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Modulation of the renin-angiotensin-aldosterone system and cough.

Author(s): Lacourciere Y, Lefebvre J

Affiliation(s): Hypertension Research Unit, Le Centre Hospitalier de l'Universite Laval, Ste-Foy, Quebec.

Publication date & source: 1995-08, Can J Cardiol., 11 Suppl F:33F-39F.

Publication type: Clinical Trial; Randomized Controlled Trial; Review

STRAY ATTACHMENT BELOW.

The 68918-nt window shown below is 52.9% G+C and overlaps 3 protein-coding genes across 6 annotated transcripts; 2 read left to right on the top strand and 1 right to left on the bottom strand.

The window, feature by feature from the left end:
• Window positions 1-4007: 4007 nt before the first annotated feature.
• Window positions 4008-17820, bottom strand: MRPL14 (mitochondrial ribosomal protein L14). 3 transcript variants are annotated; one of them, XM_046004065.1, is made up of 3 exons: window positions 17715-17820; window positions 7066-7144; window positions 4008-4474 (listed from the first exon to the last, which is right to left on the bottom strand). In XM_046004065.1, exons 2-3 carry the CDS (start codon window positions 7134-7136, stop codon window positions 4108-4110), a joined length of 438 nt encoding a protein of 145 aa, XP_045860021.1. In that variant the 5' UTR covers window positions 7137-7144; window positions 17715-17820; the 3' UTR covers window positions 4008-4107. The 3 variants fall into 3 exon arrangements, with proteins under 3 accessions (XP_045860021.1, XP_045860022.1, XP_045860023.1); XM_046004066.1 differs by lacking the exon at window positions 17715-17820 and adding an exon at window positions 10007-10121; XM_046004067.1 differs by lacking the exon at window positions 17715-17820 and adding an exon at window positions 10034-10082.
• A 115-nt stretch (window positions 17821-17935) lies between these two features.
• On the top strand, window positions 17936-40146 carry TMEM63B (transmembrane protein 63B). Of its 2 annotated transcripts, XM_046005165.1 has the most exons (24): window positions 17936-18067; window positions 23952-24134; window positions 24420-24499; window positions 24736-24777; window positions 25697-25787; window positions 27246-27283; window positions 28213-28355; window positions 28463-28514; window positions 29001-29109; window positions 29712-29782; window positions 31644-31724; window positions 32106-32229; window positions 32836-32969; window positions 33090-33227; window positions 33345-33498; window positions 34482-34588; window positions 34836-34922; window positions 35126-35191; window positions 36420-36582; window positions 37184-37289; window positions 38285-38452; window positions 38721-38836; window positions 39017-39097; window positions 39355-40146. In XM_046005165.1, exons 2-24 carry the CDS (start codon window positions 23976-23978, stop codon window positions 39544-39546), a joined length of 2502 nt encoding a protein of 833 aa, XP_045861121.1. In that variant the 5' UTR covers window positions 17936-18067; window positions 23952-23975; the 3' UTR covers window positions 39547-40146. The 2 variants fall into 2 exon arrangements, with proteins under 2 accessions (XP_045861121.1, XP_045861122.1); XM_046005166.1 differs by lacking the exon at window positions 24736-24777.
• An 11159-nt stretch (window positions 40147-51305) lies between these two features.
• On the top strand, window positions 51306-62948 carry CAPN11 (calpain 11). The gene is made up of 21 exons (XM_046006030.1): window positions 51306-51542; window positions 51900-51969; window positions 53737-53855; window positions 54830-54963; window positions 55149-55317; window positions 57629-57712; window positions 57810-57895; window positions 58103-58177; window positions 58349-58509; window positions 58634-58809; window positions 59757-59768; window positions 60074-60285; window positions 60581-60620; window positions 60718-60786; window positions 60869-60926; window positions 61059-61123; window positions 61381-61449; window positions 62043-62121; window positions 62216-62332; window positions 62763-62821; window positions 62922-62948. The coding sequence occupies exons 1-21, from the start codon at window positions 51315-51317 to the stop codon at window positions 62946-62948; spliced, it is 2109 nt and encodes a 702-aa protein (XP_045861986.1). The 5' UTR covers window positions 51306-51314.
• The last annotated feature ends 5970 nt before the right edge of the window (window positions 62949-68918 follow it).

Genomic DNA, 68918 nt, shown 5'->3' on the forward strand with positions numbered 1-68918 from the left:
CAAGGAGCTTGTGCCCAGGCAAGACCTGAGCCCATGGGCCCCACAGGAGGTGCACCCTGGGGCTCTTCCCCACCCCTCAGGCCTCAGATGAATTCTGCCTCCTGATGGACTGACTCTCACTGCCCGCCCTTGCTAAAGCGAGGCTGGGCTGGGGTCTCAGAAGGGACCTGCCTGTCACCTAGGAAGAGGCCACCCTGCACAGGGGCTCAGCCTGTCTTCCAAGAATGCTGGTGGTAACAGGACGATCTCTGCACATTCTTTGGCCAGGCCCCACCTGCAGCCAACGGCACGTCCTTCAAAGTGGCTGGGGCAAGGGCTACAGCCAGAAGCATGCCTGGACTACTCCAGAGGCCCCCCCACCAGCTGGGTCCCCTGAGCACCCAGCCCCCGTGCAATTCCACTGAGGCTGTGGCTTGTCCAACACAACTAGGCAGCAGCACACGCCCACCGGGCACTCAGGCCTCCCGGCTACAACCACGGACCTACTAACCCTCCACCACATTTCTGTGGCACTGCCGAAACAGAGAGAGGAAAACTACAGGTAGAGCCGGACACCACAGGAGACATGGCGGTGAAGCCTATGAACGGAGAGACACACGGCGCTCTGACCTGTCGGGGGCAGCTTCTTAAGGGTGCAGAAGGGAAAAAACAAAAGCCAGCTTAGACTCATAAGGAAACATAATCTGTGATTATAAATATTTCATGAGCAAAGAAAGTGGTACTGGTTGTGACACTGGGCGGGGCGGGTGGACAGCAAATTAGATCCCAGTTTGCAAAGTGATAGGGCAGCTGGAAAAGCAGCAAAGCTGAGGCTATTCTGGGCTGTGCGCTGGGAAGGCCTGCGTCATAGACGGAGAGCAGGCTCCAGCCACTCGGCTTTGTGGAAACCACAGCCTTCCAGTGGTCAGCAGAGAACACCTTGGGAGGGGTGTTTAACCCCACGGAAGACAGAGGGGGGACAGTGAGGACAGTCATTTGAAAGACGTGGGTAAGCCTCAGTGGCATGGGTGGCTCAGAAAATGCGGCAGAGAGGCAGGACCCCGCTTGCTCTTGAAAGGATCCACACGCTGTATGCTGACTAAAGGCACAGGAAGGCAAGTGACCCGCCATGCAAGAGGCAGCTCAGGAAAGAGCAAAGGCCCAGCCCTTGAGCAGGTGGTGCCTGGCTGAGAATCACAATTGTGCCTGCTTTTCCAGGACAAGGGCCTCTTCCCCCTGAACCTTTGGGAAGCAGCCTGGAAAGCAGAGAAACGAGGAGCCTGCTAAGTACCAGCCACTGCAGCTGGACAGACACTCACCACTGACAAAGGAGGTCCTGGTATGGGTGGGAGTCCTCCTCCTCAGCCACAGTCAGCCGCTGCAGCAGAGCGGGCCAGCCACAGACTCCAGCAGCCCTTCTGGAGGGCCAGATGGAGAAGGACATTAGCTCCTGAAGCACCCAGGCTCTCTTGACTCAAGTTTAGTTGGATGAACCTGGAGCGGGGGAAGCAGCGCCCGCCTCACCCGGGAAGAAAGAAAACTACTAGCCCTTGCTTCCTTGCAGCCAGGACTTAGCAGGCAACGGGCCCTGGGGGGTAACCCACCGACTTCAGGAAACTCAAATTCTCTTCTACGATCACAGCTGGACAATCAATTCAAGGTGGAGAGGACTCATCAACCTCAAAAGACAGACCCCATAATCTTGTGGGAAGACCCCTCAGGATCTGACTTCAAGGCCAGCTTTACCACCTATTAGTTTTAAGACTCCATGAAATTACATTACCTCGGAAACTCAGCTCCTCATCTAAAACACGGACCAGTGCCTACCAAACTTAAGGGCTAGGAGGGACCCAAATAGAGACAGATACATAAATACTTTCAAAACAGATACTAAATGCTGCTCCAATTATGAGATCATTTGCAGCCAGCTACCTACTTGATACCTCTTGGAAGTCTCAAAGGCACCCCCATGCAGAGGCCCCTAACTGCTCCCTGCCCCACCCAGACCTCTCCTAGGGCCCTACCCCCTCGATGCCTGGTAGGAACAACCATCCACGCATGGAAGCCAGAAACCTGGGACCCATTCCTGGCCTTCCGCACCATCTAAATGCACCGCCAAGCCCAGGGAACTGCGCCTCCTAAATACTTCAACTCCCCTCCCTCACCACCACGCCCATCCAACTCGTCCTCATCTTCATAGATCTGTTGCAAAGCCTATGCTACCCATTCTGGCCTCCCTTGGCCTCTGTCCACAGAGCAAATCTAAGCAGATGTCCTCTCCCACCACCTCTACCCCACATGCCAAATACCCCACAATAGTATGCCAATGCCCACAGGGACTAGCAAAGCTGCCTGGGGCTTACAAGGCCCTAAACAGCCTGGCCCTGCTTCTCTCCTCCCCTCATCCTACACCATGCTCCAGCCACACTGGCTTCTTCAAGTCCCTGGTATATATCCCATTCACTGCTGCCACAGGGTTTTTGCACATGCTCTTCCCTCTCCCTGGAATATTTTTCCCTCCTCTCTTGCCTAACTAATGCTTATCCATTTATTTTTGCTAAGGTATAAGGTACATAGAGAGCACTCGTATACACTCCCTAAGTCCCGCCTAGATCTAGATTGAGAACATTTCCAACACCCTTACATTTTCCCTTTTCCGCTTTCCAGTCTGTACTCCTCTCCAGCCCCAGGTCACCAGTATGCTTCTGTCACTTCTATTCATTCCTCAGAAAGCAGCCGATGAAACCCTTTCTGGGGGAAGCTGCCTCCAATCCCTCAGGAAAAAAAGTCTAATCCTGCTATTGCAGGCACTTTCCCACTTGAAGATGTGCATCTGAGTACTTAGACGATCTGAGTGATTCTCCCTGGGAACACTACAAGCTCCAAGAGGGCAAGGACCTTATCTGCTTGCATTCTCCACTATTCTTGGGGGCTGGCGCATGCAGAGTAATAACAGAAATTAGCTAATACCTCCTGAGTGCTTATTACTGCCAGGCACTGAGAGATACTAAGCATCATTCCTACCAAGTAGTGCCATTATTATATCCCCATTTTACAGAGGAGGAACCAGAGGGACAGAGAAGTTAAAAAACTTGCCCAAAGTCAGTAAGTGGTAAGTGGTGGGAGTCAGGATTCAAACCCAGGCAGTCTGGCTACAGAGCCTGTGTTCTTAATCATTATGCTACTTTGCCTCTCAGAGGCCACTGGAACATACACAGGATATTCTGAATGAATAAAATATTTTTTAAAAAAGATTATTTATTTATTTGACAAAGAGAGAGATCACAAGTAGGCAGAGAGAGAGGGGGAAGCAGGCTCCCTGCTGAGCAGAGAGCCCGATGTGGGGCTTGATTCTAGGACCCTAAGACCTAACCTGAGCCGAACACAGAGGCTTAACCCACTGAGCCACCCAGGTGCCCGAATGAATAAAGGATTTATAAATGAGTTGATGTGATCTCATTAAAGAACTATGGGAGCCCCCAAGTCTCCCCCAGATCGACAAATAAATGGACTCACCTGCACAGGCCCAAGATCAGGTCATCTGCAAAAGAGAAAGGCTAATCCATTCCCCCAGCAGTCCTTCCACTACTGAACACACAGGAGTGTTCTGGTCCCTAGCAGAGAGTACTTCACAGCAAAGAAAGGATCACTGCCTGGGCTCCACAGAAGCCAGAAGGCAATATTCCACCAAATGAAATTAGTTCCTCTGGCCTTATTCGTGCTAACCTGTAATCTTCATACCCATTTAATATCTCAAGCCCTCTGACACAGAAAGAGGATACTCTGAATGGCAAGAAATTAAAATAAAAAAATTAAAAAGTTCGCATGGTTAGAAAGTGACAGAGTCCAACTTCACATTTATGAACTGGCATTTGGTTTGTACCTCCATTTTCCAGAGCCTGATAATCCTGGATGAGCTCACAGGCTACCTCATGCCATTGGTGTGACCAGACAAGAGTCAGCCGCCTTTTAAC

OBJECTIVES: To review the clinical features of the cough related to angiotensin-converting enzyme (ACE) inhibitor therapy, and to suggest from a prospective controlled study that angiotensin II (Ang II) receptor antagonists are not associated with this particular side effect to the same extent as observed with ACE inhibitors. DATA SOURCES: All pertinent data from reports published between 1972 and 1994 were identified through a comprehensive medical literature search. Additionally, results are presented from an international multicentre study examining the occurrence of cough in 135 patients with mild to moderate hypertension, with a history of ACE inhibitor-related cough, who were randomly given either losartan (a type I Ang II receptor antagonist), lisinopril (an ACE inhibitor), or hydrochlorothiazide (a thiazide diuretic). STUDY SELECTION: More than 500 articles were identified; those reporting frequency, characterization, mechanism and treatment of ACE inhibitor-induced cough were chosen. For the multicentre study, men and women with uncomplicated hypertension and a history of ACE inhibitor dry cough were eligible to enter, provided their cough had completely resolved. DATA EXTRACTION AND SYNTHESIS: Relevant information from published case reports, abstracts, postmarketing surveillance studies, hospital series and randomized controlled trials was examined and synthesized. In a recent multicentre study in which patients with a prior history of ACE inhibitor-related cough were randomized into three treatment groups, the percentage of patients with a dry cough was significantly higher in the lisinopril group (72%) than in the losartan (29%) or the hydrychlorothiazide (34%) groups. CONCLUSIONS: Ang II receptor antagonists are novel pharmacological agents that block the renin-angiotensin-aldosterone system at the level of tissue receptors, without affecting interdependant systems. Results from the prospective study reported in the present manuscript demonstrate that the higher specificity of the type I Ang II receptor antagonist losartan is associated with a significantly lower incidence of cough than seen with ACE inhibitors. Losartan thus represents a potential new treatment for hypertensive patients in whom ACE inhibition or Ang II receptor antagonists are indicated, but who develop cough with ACE inhibitors.

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